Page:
Watchdog halts tech merger over fears of price rises for NHS and charities

The competition watchdog has called for the break-up of two recently-merged medical technology firms after finding the deal could lead to the NHS and charities paying higher prices.

Sweden-based Tobii bought UK rival Smartbox for £11 million last year, but the Competition and Markets Authority (CMA) has now ordered Tobii to sell off the business.

The announcement comes after an investigation by independent CMA panel members concluded that the tie-up could result in a reduction in “quality, less new product development, and higher prices”.

The technology firms both produce specialised software and devices which help people with complex speech and language needs to communicate.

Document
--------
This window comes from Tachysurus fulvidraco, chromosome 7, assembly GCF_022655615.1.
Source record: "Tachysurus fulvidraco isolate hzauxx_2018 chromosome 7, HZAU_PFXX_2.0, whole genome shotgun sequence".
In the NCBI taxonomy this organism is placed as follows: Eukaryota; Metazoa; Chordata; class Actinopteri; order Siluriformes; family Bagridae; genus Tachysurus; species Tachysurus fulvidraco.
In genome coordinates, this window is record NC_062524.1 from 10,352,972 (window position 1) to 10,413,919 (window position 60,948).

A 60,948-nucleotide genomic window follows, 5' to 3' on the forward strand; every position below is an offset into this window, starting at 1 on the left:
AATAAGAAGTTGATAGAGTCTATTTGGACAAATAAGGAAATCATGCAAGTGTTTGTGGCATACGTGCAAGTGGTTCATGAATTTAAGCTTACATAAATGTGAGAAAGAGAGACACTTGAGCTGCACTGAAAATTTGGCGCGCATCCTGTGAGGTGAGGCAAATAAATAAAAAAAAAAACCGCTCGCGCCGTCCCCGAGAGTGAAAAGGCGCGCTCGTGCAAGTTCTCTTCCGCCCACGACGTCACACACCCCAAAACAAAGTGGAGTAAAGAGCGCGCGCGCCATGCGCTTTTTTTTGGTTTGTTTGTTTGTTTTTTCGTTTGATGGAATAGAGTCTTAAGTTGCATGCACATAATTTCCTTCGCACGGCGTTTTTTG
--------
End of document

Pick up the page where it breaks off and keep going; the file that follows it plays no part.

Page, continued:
These products are typically bought by the NHS, charities and schools to help people with disabilities.

The watchdog warned that this means the loss of competition brought about by the deal “could have very serious effects”.

The CMA decided that the “only effective way” of addressing the loss of competition from the merger would be for Tobii to sell Smartbox to a new owner, it said.

Initial fears over the merger were raised by the CMA in January, as it demanded solutions from the two companies to mitigate its concerns.

But the regulator later said the firms had failed to assuage its fears, resulting in a further investigation.

Kip Meek, chairman of the independent inquiry group carrying out the probe, said: “Competition plays a key role in driving improvements in product range and quality – making a real difference for the people who use these technologies to communicate.

“Competitive pricing also helps to make sure that public bodies aren’t paying more than they should for these technologies.

“Having carefully considered all options, we decided that only selling the entire Smartbox business would effectively address the concerns we found.”

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